Margaret Lane - Country servant age 32 from County Cork. Tried Summer Assizes 1836 and sentenced to 7 years transportation for stealing money. Granted Ticket of Leave for Scone in April 1842.

Anne Lawler - Servant age 26 from Westmeath. Sentenced to 7 years transportation for stealing money. Assigned to Mrs. W. Forster at Dungog in 1837.

Elizabeth Lloyd - Children's maid age 17 from Manchester. Tried at Antrim 2 July 1836 and sentenced to 7 years transportation for house robbery. Two uncles Thomas and William Lloyds and Aunt Mary Lloyd came free 7 years previously. Absconded from Thomas Bott Humphries in August 1837 and apprehended in September 1837. Sent to Newcastle Gaol under sentence of 6 months hard labour in the 3rd Class Female Factory. Granted Ticket of Leave for Maitland July 1842.

Mary Mackay (Markey) - Kitchenmaid age 19 from Belfast. Tried at Antrim 18 October 1836 and sentenced to 7 years transportation for housebreaking. Assigned to George Salt Tucker at Paterson in 1837

Margaret Maher - Children's maid age 19 from County Tipperary. Tried Tipperary 1 July 1836 and sentenced to 7 years transportation for house robbery. Application to marry Augustus Fitzgerald per Marquis of Huntley refused in 1838. Sentenced to 24 hours confinement in Newcastle Gaol for drunkkenness in March 1844.

Mary Maher - House maid aged 24 from Tipperary. Sentenced to transportation for life for house robbery. Granted Ticket of Leave ofr Scone in April 1844. Ticket cancelled in January 1848 for being absent from her district (Maitland).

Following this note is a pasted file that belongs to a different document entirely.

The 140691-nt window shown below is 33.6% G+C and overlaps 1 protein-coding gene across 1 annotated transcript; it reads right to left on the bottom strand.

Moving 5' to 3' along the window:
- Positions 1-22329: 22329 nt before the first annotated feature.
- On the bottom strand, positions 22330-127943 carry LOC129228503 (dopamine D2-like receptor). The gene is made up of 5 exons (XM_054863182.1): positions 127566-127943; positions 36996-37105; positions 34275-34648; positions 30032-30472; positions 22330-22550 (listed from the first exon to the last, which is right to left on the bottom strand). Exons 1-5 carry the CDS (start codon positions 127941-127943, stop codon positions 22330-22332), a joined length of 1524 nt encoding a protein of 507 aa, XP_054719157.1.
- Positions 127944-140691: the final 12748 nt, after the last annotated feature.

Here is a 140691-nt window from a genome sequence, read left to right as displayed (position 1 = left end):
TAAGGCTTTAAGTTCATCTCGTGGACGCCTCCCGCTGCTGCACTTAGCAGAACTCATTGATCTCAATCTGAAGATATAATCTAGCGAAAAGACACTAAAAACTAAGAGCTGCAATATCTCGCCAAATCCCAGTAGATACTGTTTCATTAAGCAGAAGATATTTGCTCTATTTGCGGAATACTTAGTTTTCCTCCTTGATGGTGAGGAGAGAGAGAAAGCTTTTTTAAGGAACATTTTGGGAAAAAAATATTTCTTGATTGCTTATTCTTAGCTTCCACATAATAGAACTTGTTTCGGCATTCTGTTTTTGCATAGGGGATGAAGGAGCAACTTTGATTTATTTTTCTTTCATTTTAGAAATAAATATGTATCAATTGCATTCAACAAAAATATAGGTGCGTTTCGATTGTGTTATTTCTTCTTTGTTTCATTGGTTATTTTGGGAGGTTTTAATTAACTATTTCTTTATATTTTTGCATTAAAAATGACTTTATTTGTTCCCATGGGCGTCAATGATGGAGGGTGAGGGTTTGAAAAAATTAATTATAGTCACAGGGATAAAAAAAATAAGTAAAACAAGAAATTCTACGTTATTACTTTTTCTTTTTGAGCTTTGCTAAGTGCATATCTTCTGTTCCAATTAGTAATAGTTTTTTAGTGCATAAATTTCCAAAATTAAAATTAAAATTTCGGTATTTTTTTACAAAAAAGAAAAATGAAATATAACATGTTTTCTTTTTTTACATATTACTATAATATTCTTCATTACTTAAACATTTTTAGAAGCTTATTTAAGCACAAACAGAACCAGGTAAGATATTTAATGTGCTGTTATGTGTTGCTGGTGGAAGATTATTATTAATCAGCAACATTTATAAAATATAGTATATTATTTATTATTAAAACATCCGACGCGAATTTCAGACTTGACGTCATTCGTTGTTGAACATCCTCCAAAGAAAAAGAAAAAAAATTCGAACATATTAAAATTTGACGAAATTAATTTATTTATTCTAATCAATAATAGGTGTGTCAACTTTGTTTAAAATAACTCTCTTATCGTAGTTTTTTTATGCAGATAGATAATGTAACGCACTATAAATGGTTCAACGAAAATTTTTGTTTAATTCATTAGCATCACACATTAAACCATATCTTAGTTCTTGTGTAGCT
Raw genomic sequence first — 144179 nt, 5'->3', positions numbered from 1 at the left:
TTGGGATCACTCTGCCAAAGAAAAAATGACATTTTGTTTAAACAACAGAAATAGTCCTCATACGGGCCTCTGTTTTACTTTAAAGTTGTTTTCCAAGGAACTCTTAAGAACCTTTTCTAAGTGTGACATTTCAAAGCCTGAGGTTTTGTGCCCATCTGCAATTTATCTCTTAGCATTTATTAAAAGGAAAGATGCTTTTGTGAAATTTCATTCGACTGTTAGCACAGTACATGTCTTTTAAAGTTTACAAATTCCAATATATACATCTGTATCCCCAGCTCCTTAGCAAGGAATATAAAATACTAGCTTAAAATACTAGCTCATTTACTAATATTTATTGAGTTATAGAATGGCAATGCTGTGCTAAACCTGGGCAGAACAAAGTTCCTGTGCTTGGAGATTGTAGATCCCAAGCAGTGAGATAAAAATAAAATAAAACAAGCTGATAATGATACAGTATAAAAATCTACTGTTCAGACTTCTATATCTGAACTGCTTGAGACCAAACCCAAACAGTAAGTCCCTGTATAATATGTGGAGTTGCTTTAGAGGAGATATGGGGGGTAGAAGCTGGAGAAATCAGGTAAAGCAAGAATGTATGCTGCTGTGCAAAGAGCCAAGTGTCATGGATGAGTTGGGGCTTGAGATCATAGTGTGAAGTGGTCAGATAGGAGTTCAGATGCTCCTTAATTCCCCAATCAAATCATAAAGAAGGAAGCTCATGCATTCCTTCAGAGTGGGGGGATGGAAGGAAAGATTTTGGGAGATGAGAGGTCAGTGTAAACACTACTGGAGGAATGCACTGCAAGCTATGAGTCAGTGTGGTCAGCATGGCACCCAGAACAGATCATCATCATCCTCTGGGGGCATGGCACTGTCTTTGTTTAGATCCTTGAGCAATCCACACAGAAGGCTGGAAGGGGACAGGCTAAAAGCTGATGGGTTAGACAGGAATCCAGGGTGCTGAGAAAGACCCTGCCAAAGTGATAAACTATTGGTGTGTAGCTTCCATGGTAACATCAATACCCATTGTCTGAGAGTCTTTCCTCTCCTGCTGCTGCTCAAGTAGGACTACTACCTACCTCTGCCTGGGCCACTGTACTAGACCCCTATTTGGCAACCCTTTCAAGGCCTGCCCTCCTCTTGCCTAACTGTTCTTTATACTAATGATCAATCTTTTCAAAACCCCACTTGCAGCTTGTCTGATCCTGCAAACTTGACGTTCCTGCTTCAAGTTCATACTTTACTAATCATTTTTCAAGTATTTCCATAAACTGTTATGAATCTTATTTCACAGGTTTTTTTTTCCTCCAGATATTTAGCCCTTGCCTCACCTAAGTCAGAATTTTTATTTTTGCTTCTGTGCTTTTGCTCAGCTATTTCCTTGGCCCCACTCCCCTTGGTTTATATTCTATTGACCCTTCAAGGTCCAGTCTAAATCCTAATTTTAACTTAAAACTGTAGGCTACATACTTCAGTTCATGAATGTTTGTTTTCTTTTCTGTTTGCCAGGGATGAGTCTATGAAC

Esther Maloney (Moloney) - Age 13. No occupation given. Tried Cork City 4 November 1836. Sentenced to 7 years transportation for pledging a stolen cloak. Sent to Newcastle in 1841. Sent to Newcastle Gaol in August 1842 having been returned to government service at the request of her master in Singleton.

Rose McAntomy (McAtanmy) - Laundress and cook age 40 from Armagh. Married with 8 children. Assigned to G. Coleman at Paterson in 1837.

Mary McCue Tried June Sessions 1836 at Armagh and sentenced to 7 years transportation for stealing lace. Husband Patrick Carroll, a prisoner for life came about 8 years previously. Sent to Newcastle Gaol from Maitland for immoral conduct and represententing herself to be free. Sentenced to 2 months hard labour and Ticket of leave cancelled December 1843. Application to marry Thomas Harding (per Camden) at East Maitland in August 1844 refused by the Bench